Some visible progress to report
August 27, 2010 § 1 Comment
Before I was actually able to put Stanley-knife to fibreboard, one evening was spent up to my neck in tracing paper with a full-scale printout of the layout plan, calculating the most efficient use of the board that I had, with one eye on how I might build a frame to support it. My choice of prototype meant that from the beginning this would always be a two level structure, and somewhat more complicated than the simple rectangular example in the Sundeala instructions. As I also wanted bridges over roads, building the upper level was not just a simple matter of cutting it out of the lower level.
Empty Saturday afternoons are a rarity when you have children, and when one came along I grabbed the chance with both hands – repairing the rotting back-door window frame would have to wait. The sight of daddy with power-tools is a source of great excitement to any young boy, and Matthew is no exception and the construction of the frame turned into a great father-son bonding session. Not so long ago the only reaction I could get out of him was shrieks and nos and running away. This time he was only too keen to help and was exceptionally well-behaved on the unplanned excursion to B&Q to by more wood and Stanley-knife blades. In the end the basic frame came together without too much fuss, and more quickly than anticipated:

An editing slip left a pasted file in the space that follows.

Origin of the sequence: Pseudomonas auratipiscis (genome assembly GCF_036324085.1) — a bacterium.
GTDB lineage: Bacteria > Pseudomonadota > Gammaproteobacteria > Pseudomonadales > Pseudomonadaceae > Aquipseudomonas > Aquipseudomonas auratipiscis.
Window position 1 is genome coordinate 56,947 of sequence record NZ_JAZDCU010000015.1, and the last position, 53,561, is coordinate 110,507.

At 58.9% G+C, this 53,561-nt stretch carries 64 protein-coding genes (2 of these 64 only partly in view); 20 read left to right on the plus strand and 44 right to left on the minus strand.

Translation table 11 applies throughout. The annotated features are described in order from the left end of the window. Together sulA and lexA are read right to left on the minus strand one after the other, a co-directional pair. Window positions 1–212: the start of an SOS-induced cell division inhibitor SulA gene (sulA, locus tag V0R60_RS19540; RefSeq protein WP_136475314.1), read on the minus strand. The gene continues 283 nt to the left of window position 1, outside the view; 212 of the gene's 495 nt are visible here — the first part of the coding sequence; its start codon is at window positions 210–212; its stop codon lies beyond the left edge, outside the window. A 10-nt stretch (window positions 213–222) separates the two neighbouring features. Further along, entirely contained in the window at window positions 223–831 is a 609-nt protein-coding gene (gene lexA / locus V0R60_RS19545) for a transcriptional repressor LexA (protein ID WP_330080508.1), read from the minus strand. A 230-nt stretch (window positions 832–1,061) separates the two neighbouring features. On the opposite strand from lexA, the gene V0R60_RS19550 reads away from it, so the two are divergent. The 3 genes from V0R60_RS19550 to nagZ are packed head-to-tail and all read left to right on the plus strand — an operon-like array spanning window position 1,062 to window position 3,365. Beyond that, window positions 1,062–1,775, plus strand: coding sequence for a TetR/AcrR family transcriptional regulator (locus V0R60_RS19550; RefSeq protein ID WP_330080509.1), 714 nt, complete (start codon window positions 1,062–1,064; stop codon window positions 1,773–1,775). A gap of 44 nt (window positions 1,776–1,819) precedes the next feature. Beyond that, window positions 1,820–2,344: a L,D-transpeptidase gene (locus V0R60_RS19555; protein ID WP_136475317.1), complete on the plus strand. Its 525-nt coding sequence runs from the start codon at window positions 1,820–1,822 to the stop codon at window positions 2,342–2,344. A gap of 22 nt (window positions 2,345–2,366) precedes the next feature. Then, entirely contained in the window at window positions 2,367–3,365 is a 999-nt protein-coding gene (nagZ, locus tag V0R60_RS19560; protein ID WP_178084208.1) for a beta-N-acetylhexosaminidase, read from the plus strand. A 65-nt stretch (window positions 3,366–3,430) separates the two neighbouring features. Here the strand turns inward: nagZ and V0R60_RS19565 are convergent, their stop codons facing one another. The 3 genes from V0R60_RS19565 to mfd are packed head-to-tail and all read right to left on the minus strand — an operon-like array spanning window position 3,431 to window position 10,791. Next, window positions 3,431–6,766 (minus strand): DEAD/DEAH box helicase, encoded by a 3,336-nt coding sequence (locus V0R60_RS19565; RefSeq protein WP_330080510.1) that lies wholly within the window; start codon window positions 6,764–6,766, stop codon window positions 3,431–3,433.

It did however spend a week on the bedroom floor disrupting wardrobe access before being fixed in place. I made the mistake one night of working too late on the upper level construction, causing silly measuring mistakes that threatened to disrupt progress. Physical progress was slowed sometime round this point when work also finally commenced on the blog.
When she finally saw the completed baseboard, it was a revelation to Ania that it was on two levels. Had she not been listening whenever a told her about my ideas? The above photos are already out of date, as it has since been covered with wallpaper to provide a smoother surface to model on and protect the soft fibreboard from degradation.